Crawling Around with Ben Dorsai
In the context of a mishnah about putting cooked food on the fire before Shabbat, the Gemara defines cooked as a מאכל בן דורסאי, something that ben Dorsai would eat. Rashi explains that ben Dorsai was a thief and was in the habit of eating his food only one third cooked, presumably so that he could make a quick getaway. Who was this mysterious ben Dorsai?
In the low hills near Bet Guvrin is a beautiful site called Hirbet Midras. It was a Jewish town in
times, through the Bar Kokhba revolt. Not much is left of the houses of the town but there a lot underground. Midras has prime examples of what we call Bar Kokhba caves, hideouts where the Jewish rebels and their supporters would hole up in preparation for a Roman attack: Second Temple
Today the caves are used for lighter pursuits than fighting Romans:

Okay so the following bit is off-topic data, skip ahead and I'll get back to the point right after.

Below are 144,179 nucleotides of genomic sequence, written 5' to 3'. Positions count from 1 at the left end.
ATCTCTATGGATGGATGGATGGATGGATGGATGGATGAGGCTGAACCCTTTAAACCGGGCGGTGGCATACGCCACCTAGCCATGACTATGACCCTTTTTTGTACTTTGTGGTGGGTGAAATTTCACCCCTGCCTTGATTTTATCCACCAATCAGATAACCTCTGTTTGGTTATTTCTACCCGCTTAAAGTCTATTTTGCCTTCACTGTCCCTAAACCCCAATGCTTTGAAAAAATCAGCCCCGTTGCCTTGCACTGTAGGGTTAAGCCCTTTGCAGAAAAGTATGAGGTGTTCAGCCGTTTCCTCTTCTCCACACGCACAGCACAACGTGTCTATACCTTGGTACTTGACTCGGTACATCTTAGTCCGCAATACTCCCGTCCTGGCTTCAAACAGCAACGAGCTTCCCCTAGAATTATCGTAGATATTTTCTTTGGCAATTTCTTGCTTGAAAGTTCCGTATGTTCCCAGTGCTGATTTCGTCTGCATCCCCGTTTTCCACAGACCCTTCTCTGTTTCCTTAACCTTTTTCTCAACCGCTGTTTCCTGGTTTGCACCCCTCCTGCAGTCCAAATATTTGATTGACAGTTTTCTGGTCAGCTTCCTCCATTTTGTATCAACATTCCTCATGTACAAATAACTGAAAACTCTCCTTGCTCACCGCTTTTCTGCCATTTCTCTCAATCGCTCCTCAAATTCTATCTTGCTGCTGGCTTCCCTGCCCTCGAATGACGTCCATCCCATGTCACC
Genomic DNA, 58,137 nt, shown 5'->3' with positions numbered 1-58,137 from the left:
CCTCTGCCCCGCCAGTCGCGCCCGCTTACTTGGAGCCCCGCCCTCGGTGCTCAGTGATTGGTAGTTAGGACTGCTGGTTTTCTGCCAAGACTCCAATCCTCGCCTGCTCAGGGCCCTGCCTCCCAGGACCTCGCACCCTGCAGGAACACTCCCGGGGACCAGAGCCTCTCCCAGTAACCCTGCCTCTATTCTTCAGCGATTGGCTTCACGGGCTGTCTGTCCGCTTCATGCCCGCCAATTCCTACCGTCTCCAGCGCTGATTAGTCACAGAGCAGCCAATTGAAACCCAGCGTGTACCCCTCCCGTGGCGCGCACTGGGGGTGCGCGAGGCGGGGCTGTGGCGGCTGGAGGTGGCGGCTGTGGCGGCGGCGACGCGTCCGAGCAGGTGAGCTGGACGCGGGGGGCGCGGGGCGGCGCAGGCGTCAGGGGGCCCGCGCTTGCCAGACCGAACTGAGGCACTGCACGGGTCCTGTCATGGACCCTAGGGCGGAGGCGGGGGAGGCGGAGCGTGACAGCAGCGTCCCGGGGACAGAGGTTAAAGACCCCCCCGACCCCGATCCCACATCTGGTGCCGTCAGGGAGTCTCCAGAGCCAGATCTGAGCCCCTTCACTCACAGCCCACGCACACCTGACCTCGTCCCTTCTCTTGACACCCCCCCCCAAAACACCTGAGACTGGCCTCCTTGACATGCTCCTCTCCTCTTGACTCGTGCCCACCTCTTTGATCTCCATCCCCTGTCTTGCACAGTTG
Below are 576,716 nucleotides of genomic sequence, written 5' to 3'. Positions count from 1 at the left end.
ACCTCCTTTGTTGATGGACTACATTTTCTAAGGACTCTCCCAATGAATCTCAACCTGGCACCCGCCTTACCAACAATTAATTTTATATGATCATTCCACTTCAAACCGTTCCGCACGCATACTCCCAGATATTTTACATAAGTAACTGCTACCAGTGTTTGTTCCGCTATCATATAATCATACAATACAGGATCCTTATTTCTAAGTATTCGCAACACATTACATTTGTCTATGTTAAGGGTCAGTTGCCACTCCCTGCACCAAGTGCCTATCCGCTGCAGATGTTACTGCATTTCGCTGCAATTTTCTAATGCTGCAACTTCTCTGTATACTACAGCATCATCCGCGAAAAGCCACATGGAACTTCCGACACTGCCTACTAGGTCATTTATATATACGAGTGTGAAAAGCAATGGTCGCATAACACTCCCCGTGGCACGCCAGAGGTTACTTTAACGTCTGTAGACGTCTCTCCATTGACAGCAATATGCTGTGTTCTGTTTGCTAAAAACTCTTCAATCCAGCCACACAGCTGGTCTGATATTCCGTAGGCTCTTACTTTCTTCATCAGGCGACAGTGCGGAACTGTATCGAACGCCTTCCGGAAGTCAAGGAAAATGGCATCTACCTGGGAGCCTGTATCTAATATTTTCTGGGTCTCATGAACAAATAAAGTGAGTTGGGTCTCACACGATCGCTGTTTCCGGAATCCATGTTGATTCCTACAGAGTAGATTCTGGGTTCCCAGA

Midras’ name comes from the Arabic name Hirbet Drusia. Various associations have been made with this place. Zeev Vilnai suggests that it is the source of a type of dove mentioned in the Mishnah, Drusian doves. Another suggestion is that Herod renamed the town (we don’t know its original name) in memory of his friend Augustus Caesar’s adopted son Drusius who was killed at a young age. And Zeev Ehrlich says that perhaps our friend ben Dorsai came from Drusia. Was the town a brave holdout of Bar Kokhba fighters or a den of thieves? Perhaps both.